As the ocean continues to grow more acidic, many marine animals will face negative consequences, though to varying degrees due to differences in bodily functions, according to a new study published in the journal Nature Climate Change.
The world’s oceans are responsible for absorbing more than a quarter of the carbon dioxide emitted through human activity, thus acting as a stabilizing force for the Earth’s global temperatures. However, such storage is not limitless nor without its consequences.
As carbon dioxide dissolves in water, carbonic acid is formed, causing the pH value of the oceans to drop. This process, known as ocean acidification, has long been reported to affect ocean biota, though to what degree has not always been clear, according to biologists at the Alfred Wegener Institute, Helmholtz Center for Polar and Marine Research who, in order to gain an overall view of it effects, surveyed a wide range of studies on the subject.
In all, the researchers examined 167 studies with data regarding over 150 species given a wide range of carbon dioxide concentrations. In particular, the research focused on changes in metabolism, growth, calcification or behavior.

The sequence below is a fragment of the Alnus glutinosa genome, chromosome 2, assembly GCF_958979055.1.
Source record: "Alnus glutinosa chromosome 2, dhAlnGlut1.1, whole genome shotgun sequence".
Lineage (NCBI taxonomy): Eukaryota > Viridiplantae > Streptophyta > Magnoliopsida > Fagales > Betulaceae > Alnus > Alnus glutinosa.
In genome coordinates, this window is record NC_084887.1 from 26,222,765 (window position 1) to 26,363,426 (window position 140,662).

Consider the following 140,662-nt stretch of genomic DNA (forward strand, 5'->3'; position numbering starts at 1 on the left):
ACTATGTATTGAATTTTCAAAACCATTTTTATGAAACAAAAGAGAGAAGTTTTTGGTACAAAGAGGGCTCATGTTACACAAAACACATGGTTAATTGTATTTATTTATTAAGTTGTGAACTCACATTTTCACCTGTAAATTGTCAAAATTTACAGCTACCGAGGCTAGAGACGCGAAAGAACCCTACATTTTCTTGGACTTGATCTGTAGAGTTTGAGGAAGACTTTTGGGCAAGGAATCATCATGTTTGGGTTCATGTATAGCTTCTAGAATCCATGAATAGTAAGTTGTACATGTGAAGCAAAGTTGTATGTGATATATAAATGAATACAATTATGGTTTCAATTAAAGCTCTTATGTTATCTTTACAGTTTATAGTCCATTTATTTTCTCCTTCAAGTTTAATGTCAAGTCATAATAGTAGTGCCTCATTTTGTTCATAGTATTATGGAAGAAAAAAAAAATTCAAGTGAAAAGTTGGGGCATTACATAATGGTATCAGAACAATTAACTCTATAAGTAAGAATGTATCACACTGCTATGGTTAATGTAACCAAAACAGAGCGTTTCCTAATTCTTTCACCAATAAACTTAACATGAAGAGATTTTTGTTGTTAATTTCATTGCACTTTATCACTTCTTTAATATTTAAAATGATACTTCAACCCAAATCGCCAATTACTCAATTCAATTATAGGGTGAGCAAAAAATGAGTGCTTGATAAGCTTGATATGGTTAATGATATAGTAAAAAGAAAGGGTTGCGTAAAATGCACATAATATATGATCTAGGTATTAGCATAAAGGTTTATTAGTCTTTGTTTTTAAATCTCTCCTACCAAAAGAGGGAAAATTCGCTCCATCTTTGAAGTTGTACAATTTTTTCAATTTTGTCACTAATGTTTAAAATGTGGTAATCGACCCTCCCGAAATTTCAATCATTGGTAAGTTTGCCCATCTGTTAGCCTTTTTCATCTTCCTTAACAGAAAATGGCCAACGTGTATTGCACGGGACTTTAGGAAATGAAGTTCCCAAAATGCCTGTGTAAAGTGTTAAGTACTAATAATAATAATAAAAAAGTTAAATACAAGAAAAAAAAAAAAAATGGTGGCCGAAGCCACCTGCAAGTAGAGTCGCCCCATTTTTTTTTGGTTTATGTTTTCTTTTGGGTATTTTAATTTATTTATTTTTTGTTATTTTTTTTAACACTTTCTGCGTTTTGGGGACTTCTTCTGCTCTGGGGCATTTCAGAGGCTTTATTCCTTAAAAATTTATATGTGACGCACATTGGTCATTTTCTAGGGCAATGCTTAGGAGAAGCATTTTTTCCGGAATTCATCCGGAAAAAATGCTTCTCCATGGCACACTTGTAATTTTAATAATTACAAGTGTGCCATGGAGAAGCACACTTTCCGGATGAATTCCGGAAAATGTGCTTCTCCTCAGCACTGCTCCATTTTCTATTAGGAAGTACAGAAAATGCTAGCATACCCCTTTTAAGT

The results, according to the scientists, were ominous.
“Our study showed that all animal groups we considered are affected negatively by higher carbon dioxide concentrations,” said co-author Astrid Wittmann. This was especially true, the studies showed, in the case of corals, echinoderms and molluscs, which reacted most sensitively to a drop in pH value. Crustaceans such as the Atlantic spider crab or edible crab, on the other hand, would only be impact under scenarios of higher concentrations of carbon dioxide, they found.
The reason for this, the scientists explain, lies in the animals’ varying physical abilities. Fish, for example, are active, and thus able to balance a drop in the pH value in their blood much more handedly than corals, which spend their entire life in one place, unable to to compensate for any rise in carbon dioxide levels.
Though, the researchers point out, animals’ sensitivity to ocean acidification may increase in the case of rising sea temperatures.
Conducted in the framework of the Fifth Assessment Report of the Intergovernmental Panel on Climate Change (IPCC), the new study is, according to its authors, designed to offer an overview of the current level of scientific knowledge on ocean acidification.
“For us,” said co-author Hans-Otto Pörtner, “it was important not only to present the research results of recent years but to assess which impacts climate change will have on species.”
Tamarra Kemsley, Nature World News, 26 August 2013. Article.